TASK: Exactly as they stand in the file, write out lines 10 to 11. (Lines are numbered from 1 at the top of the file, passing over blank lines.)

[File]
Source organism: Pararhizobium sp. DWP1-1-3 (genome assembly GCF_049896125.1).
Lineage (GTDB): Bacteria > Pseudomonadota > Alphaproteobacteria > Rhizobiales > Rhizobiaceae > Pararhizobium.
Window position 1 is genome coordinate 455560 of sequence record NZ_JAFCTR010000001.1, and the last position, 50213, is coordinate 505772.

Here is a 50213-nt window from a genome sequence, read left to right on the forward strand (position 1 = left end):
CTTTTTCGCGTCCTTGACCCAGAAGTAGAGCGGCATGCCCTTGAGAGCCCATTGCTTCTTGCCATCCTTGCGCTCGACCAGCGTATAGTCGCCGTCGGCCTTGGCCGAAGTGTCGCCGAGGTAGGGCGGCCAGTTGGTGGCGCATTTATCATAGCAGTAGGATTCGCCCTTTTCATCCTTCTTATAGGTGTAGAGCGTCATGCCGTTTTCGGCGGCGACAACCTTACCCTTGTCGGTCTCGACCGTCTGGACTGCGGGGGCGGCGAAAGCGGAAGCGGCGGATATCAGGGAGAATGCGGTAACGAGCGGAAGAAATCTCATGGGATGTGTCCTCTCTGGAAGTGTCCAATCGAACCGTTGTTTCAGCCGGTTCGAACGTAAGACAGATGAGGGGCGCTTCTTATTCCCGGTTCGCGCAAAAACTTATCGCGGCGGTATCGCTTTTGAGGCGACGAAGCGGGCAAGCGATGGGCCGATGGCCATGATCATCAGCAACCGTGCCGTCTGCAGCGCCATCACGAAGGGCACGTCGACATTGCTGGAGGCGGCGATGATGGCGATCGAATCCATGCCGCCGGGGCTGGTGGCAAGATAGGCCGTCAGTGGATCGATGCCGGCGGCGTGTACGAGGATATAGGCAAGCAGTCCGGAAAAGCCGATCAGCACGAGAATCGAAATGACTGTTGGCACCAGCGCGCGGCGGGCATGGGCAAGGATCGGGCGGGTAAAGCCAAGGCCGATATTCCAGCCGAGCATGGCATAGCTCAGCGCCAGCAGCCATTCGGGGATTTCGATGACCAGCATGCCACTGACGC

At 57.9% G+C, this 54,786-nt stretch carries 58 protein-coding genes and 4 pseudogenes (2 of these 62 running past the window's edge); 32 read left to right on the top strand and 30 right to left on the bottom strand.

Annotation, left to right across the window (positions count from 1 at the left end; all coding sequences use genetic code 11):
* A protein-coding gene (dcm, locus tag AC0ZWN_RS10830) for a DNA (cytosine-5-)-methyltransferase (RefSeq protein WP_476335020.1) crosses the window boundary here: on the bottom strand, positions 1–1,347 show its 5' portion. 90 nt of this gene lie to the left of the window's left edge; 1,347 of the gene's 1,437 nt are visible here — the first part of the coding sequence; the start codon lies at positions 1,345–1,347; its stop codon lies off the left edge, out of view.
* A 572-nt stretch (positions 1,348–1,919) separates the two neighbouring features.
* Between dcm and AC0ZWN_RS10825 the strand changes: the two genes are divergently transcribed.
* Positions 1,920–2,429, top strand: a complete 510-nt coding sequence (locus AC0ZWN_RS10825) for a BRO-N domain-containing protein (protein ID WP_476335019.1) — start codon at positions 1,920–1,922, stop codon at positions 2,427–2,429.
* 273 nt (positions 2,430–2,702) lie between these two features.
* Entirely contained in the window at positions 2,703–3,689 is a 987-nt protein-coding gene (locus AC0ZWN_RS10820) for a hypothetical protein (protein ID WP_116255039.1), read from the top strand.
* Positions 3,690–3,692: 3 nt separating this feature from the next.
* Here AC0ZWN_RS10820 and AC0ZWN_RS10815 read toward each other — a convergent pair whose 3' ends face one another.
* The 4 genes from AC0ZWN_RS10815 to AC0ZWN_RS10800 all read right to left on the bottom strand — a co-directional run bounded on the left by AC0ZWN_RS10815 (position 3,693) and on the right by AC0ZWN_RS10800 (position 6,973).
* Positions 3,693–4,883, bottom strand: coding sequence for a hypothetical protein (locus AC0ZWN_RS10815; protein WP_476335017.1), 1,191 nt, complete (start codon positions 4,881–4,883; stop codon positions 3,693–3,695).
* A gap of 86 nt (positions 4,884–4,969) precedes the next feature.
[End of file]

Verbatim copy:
* Between dcm and AC0ZWN_RS10825 the strand changes: the two genes are divergently transcribed.
* Positions 1,920–2,429, top strand: a complete 510-nt coding sequence (locus AC0ZWN_RS10825) for a BRO-N domain-containing protein (protein ID WP_476335019.1) — start codon at positions 1,920–1,922, stop codon at positions 2,427–2,429.